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Caroline Zabinski in a field on Beaver Island.

Great Lakes summer program enhanced

National Science Foundation grant will broaden reach, add mentors, programs

Contact: Gary H. Piatek


​The early morning fog was thick on Beaver Island as Caroline Zabinski waded into the cold Lake Michigan water with a hand net.

At about 50 feet out, the biology junior from Georgia Tech froze as a haunting sound pierced the haze.

"Oh, my God! I heard a loon!" she yelled in excitement.

"Oh, yes, I love the loon, too!" shouted Kevin Pangle, Central Michigan University biology faculty member. "This is the best!"

By the end of Zabinski's 10 weeks in the CMU Great Lakes Summer Research Program at the Biological Station on Beaver Island, she not only added research skills to her scientist's toolbox but mastered making a loon's call with her hands.

"It was one of the best summers I've ever had," said Zabinski, one of the five students in the program that brings five to seven students from around the country to work with CMU faculty members related to the Great Lakes ecosystems.

Funding for a greater, more diverse reach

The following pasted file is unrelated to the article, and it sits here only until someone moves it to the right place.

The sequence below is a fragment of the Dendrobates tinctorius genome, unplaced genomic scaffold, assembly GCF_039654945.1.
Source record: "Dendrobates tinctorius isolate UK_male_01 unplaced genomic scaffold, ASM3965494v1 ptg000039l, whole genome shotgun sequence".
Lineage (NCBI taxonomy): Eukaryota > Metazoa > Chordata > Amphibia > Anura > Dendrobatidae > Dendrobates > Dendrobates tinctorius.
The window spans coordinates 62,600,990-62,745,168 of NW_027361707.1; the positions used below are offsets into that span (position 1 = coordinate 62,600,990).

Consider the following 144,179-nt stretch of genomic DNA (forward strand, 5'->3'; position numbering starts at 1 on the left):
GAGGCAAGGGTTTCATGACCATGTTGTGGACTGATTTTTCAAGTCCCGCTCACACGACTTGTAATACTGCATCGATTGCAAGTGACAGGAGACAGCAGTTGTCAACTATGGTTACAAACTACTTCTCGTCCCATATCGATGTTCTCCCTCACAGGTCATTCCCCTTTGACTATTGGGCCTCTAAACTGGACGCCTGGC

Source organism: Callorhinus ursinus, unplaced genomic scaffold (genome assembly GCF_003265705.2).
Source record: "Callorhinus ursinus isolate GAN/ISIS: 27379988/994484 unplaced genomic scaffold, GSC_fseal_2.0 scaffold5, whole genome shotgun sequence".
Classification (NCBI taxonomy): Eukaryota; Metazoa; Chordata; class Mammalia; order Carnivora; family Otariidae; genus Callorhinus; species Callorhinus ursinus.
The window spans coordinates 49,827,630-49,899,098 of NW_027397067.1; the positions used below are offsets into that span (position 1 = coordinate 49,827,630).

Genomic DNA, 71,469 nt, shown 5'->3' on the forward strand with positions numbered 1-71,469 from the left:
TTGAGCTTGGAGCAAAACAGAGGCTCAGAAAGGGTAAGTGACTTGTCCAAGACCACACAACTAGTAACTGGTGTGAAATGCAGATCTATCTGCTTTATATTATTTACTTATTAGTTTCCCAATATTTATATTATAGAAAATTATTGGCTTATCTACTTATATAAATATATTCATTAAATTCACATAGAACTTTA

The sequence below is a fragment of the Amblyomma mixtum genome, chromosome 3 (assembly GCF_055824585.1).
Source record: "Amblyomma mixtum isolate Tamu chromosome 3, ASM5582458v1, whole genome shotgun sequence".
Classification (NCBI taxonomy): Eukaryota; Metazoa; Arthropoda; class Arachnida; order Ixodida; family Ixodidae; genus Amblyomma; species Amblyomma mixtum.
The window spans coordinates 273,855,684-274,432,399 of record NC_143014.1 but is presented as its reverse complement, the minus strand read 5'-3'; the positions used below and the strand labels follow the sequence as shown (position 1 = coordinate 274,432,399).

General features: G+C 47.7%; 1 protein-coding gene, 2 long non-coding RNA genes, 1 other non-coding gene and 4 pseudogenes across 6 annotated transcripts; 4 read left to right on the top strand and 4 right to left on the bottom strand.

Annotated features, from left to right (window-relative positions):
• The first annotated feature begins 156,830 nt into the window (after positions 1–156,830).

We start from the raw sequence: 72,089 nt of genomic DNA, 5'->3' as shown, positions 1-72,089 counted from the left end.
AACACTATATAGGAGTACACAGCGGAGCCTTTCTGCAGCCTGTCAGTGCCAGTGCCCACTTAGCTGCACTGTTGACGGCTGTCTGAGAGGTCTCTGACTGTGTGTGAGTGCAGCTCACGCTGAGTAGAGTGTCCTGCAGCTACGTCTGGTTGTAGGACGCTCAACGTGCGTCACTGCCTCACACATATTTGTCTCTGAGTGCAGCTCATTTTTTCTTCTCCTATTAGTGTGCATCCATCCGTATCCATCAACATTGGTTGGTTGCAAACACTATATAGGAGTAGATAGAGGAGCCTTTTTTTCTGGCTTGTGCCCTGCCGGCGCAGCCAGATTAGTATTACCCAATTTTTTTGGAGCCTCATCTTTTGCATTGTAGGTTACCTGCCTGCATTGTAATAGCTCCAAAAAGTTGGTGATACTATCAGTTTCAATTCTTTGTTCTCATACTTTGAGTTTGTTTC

Starting next summer, the program will be able to reach out to a broader and more diverse audience — particularly from Native American tribal colleges — and offer more detailed programs, more research mentors and more professional career development as it moves from being internally funded to beginning a three-year National Science Foundation grant of $288,273.

"We will be able to do everything a little bit better," said Deric Learman, biology faculty member and director of the grant program. "We planted the seed for the program three years ago and got it growing, but now we have the resources to expand it."

Learman and fellow biology faculty members Pangle; Daelyn Woolnough; and Don Uzarski, director of CMU's Institute for Great Lakes Research, pushed to become an NSF-funded Research Experience for Undergraduates program to reach more undergraduates nationally, especially underrepresented students.

"A lot of young students don't see that science is an option for a job in the future," said Learman.

We want them to see it as attainable, he said. Mentors at the REU site will coach the students on how to find colleges that offer biology degrees, how to move on to a graduate program and how to get funding help.

The program also showcases CMU.

"Students come from other schools and then go back and spread positive impressions about CMU," Learman said.

Word of mouth is how Cheyenne Stratton, a senior at the University of Missouri majoring in fisheries and wildlife sciences, found out about the program.

She was looking to do lakes research to add to her work on crayfish, and a research scientist at Missouri's Department of Conservation, told her about the program.

"I got the completely new experience that I was hoping to get," she said. "It definitely was a challenge, but I enjoyed it."

She said the experience gave her the skills that will be valuable when she enters graduate school at Tennessee Tech in January.

"And I met some lifelong colleagues."


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